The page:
– Pre-teach some vocabulary or phrases. Besides the target language you want to work with through this authentic material, what other phrases or vocabulary words do you think will be distracting, challenging, or otherwise represent an obstacle to the learners as they process the material? Those are the things you’ll want to pre-teach!
– Introduce the material. Show the learners the material. Tell them where it’s from. Ask them if they’re familiar with the source, if it’s a media resource.
– Ask for predictions from the learners. What words or grammar are they expecting to hear? Do they think the material’s purpose will be to inform, to entertain, or to persuade? What other predictions do they have?
– Process the material (read, listen, watch). You can have learners take turns reading aloud and summarizing at strategic pauses you create. This is a great way to monitor learner comprehension throughout the activity so you won’t get too far without realizing there’s a problem.
– Check for comprehension, highlight vocabulary, invite more vocabulary. Throughout the activity, and then again at the end, ask questions that will check learners’ comprehension. Highlight specific vocabulary from the article and as the definition is shared (by learners or yourself, if necessary), invite learners to brainstorm related vocabulary.
– Now give the learners a task– ask them to describe, recreate, respond, analyse, compare, or evaluate the content from the authentic material in some way. This activity should be a productive one, focusing on speaking or writing skills.
– Provide your own feedback to the learner and review new language they encountered in the lesson.
– Elicit learner feedback– ask them questions about their own preferences regarding material type, topic, etc. to gauge whether this is a type of material they would be motivated to work with again in the future.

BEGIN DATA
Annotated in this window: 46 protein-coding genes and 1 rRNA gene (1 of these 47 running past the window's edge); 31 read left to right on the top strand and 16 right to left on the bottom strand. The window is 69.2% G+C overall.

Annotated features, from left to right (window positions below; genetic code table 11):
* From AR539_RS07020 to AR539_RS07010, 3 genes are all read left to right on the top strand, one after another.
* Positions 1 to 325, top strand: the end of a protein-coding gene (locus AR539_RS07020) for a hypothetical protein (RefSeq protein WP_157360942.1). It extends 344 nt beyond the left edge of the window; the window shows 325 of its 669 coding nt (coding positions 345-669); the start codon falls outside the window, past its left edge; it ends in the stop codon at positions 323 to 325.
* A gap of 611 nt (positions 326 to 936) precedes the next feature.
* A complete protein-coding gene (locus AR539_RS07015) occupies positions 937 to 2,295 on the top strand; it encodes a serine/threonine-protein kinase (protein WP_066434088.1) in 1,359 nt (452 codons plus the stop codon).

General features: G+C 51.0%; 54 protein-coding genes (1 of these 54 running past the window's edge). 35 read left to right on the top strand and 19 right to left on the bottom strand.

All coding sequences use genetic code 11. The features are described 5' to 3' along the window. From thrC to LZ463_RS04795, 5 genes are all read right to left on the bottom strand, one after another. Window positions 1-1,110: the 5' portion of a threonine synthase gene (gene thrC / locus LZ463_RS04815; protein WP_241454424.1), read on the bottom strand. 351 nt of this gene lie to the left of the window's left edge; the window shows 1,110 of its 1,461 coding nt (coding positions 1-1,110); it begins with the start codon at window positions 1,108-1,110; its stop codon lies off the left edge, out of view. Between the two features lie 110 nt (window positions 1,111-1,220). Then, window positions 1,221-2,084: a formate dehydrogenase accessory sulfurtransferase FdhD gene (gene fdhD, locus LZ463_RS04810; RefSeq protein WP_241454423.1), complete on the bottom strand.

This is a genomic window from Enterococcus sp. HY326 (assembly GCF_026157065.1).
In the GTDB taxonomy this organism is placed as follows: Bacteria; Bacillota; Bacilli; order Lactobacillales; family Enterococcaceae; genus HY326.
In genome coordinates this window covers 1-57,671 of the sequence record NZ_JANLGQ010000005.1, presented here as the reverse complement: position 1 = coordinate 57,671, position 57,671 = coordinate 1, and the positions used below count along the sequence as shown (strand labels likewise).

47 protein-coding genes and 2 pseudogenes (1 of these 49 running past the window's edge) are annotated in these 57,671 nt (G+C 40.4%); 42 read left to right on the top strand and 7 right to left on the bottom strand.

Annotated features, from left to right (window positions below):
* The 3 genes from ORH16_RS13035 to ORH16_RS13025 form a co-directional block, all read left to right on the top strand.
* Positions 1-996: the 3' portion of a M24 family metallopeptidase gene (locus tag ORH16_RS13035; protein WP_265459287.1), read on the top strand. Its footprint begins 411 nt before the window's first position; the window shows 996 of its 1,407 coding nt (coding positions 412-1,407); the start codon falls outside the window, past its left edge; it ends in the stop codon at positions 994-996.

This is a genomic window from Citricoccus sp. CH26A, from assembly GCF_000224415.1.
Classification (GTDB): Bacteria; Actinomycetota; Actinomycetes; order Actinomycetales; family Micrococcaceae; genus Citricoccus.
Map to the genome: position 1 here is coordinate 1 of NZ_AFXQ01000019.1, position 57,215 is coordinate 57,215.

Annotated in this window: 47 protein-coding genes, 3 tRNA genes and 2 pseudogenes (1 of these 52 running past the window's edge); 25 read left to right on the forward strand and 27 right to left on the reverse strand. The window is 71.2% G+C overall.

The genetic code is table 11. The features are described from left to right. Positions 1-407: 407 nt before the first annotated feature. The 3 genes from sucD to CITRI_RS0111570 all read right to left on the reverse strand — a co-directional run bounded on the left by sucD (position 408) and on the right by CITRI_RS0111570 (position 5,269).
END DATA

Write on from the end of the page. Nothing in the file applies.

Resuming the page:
One of the cool things about authentic materials is that we’ll never run out of them, and the internet makes them extremely easy to source. Whether you highlight a twitter thread, Instagram post, news video, or blog post in class, you’ll want to make sure it’s something that you can easily share with your learners, ideally by sending them a link.
Additionally, keep in mind that if you’re attempting to use authentic materials in a lesson with the flipped classroom methodology, you’ll want to have a plan B on deck in case your learners don’t do what you’ve asked of them prior to class. The flipped classroom methodology is very fun to implement and is popular in the K-12 world, but just keep in mind that homework assigned to younger learners is more likely to get done than homworker you assign to your 43-year-old accountant learner during tax season!
Authentic materials are a great way to bring the outside world into your classroom in an engaging but supported way. Your learners won’t feel the immediate pressure of telling a bus driver exactly where they need to go or understand a complicated set of instructions in order to get a subway pass, but they will get to experience the enriching challenge that authentic material represents, with you as their trusty guide to see them through it. Every course can benefit with a sprinkling of authentic material here and there, and as your learners become more and more proficient, you may find that it becomes the best way to offer the customization that learners at this level often seek!